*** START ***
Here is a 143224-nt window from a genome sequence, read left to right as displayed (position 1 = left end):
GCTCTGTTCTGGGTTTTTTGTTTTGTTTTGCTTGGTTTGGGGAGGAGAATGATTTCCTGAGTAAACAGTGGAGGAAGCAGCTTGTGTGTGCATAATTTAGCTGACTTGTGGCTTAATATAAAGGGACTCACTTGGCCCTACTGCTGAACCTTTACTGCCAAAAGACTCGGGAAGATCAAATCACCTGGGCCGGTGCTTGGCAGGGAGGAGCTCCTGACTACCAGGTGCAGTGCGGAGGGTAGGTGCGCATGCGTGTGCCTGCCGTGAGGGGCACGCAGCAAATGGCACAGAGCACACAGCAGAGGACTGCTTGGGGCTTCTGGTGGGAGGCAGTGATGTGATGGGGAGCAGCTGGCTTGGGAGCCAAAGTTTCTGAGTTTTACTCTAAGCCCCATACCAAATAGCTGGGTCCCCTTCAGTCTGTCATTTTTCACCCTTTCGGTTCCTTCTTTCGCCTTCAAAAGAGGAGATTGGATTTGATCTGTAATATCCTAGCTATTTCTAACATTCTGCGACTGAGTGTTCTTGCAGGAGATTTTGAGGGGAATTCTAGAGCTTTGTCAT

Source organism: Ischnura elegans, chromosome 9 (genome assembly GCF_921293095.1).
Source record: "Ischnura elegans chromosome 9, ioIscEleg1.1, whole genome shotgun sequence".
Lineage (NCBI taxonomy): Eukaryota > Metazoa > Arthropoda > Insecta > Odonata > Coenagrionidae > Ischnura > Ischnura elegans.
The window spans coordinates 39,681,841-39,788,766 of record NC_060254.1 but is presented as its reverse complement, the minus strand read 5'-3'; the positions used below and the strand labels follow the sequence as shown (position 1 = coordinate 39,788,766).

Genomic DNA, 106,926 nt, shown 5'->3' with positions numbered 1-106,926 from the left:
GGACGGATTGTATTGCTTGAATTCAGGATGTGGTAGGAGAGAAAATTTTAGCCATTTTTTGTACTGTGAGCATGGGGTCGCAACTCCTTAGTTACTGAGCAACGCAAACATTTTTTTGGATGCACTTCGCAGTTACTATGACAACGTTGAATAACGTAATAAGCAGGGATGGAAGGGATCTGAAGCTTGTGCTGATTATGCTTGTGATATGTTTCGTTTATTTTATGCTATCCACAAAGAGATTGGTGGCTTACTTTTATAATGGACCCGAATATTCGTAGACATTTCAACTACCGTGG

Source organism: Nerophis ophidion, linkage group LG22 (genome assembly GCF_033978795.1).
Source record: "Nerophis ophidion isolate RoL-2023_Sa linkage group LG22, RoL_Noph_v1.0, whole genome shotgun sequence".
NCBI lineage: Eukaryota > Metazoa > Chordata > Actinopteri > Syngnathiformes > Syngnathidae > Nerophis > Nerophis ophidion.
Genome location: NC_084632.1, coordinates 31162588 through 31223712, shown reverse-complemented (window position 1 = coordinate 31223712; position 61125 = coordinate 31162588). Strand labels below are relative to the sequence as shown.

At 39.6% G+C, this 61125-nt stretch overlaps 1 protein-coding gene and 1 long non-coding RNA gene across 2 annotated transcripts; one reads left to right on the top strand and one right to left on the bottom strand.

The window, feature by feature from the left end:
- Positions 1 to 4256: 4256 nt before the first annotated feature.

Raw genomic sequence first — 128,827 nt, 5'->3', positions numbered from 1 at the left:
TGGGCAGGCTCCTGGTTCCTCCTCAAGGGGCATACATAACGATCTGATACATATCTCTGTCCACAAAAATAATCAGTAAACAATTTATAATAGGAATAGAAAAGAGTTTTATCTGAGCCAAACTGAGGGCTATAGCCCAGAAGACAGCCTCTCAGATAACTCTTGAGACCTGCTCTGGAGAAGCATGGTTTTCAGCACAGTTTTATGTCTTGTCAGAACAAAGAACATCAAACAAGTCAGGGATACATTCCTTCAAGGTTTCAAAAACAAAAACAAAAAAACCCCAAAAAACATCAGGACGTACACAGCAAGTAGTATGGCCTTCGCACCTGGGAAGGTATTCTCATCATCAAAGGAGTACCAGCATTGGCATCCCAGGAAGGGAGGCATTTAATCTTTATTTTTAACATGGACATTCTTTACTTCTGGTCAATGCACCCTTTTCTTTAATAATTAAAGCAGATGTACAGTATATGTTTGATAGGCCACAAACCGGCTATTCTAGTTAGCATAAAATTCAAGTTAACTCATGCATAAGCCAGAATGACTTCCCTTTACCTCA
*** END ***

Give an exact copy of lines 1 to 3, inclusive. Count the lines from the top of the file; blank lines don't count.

Here is a 143224-nt window from a genome sequence, read left to right as displayed (position 1 = left end):
GCTCTGTTCTGGGTTTTTTGTTTTGTTTTGCTTGGTTTGGGGAGGAGAATGATTTCCTGAGTAAACAGTGGAGGAAGCAGCTTGTGTGTGCATAATTTAGCTGACTTGTGGCTTAATATAAAGGGACTCACTTGGCCCTACTGCTGAACCTTTACTGCCAAAAGACTCGGGAAGATCAAATCACCTGGGCCGGTGCTTGGCAGGGAGGAGCTCCTGACTACCAGGTGCAGTGCGGAGGGTAGGTGCGCATGCGTGTGCCTGCCGTGAGGGGCACGCAGCAAATGGCACAGAGCACACAGCAGAGGACTGCTTGGGGCTTCTGGTGGGAGGCAGTGATGTGATGGGGAGCAGCTGGCTTGGGAGCCAAAGTTTCTGAGTTTTACTCTAAGCCCCATACCAAATAGCTGGGTCCCCTTCAGTCTGTCATTTTTCACCCTTTCGGTTCCTTCTTTCGCCTTCAAAAGAGGAGATTGGATTTGATCTGTAATATCCTAGCTATTTCTAACATTCTGCGACTGAGTGTTCTTGCAGGAGATTTTGAGGGGAATTCTAGAGCTTTGTCAT

Source organism: Ischnura elegans, chromosome 9 (genome assembly GCF_921293095.1).